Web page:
Released in 2013, the Karneval anime is an adaption of the manga by the same name. The story follows a creature named Nai. Nai is apparently half “niji” and half human. Nai is looking for his caretaker, a man named Karoku. A crook named Gareki runs into Nai, and the two of them end up meeting up with a government organization named Circus. Circus’ goal is to protect citizens from monsters called Varuga and a sinister organization called Kafka. Based on the summary, Karenval sounds like a fun story. It is a fun 13 episodes, but lacks in key areas.
The action in this anime is slick. From the opening fight with Gareki against a Varuga, viewers know they’re in for a treat. A few of the characters are notable. Though Gareki was annoying sometimes, he did have a good character arc. By the end of the show he emerged with a more heroic mindset, and a willingness to open himself up to the idea of belonging to a group. One of the stronger aspects of the show was the parts that focused on Gareki’s past, and how it relates to the present.
The Captain of the Second Ship, Hirato, was perhaps the most compelling character. He takes his role as a high ranking official seriously, but does care sincerely for his subordinates. He also has a subtle inspiring persona that the writing smartly utilizes, especially in the final episode when he’s talking to Gareki about the latter’s future. Tsukumo had little personality other than just being the super serious character for a good chunk of the show. That changed a bit in the latter part, when she realized that it might be her last night alive. Her monologue, saying how she wished she would have talked to everyone more, was genuinely emotional. Though she is good to have around, it would have been effective to see her actually die. It would have left an impact on the cast and viewer.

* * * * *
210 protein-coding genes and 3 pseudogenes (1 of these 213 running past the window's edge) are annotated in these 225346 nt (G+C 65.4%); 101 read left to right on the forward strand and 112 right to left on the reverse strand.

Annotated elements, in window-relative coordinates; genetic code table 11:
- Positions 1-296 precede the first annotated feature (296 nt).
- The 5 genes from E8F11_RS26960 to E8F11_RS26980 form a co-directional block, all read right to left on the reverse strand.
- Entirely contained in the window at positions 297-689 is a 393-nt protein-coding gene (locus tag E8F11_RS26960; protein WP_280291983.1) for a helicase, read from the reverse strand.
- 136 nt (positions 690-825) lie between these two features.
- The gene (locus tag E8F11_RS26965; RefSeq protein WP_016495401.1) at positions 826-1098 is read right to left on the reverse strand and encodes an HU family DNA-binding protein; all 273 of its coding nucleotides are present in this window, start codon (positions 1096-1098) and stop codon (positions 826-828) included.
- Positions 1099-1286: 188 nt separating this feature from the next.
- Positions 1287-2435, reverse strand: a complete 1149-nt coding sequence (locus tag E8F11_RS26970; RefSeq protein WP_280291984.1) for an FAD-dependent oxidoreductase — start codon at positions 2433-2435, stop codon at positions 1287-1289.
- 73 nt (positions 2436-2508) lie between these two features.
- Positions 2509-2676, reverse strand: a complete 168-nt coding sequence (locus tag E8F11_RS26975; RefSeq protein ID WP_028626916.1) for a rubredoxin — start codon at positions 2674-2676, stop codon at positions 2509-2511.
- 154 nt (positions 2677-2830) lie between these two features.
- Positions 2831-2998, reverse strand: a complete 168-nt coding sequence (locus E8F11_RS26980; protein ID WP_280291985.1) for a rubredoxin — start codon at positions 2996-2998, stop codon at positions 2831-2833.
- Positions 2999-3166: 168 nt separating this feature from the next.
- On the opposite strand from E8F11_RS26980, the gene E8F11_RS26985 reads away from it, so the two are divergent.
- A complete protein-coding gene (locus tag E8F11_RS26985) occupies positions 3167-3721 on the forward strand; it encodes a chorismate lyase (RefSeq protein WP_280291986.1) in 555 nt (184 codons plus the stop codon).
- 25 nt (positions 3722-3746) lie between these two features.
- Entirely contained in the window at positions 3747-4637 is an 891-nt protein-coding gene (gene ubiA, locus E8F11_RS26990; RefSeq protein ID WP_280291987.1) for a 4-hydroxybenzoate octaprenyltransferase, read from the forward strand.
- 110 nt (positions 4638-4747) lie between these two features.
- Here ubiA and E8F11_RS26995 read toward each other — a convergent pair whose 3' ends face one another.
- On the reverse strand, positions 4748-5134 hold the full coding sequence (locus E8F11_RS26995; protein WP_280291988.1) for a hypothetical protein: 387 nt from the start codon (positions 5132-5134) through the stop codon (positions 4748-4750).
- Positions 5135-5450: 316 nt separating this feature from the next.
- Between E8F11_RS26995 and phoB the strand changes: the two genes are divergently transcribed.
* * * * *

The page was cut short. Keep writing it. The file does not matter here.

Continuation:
Nai’s character arc is a bit mixed. He works best as a character counter to Gareki. It is primarily because of Nai that Gareki starts to have a different mindset. The writing does a good job building and establishing the friendship between the two. Finally, the soundtrack is very good.
Characters are perhaps the most important part of any movie or show. Karneval does not have a bad cast, but not a particularly strong one either. Each of the characters have their personality trait, which is good of course. But, it seems like some of these characters are known by just their personality type rather than actual character. Gareki is a hotshot, Tsukumo is super serious, and Nai is naive but caring. These characters do get good moments, but they can’t be called “great” characters.
The biggest crime Karneval commits is the pacing. The story in concept is good, but it takes awhile for it to get rolling. 13 episode animes should not have filler, but you will find filler scenes in Karneval. The lack of an ongoing primary antagonist is also a huge negative. Well, I should say that there is a main villain, Palnedo, but he barely appears. (Where was he in the final episode?) One could argue Karoku is the main villain, but it is confusing of what exactly happened to him or what his ultimate goal was. The two most interesting villains were Uro and Meiga. If the writing was going to regulate Palnedo to background status with no conclusion, he should have been removed from the cast in favor of one of those two getting a bigger role.
Karneval ends at Episode 13 with an unsatisfying conclusion. Karoku is found, but Palnedo is still out there. If Karneval had a second season, this would be fine. But there isn’t a second season, making the “ending” lackluster.
Karneval has a lot of potential that is squandered on filler scenes. Character interactions mix from great to mediocre. (Yogi’s befriending of Gareki and Nai was too sudden to be realistic.) Still, to call the show bad would be a disservice. The story is unique enough to keep the viewer engaged, and the action scenes have a nice style. The characters are interesting enough (but not superb) thanks to key developments. Karneval is fine, but there are better animes in the genre to watch.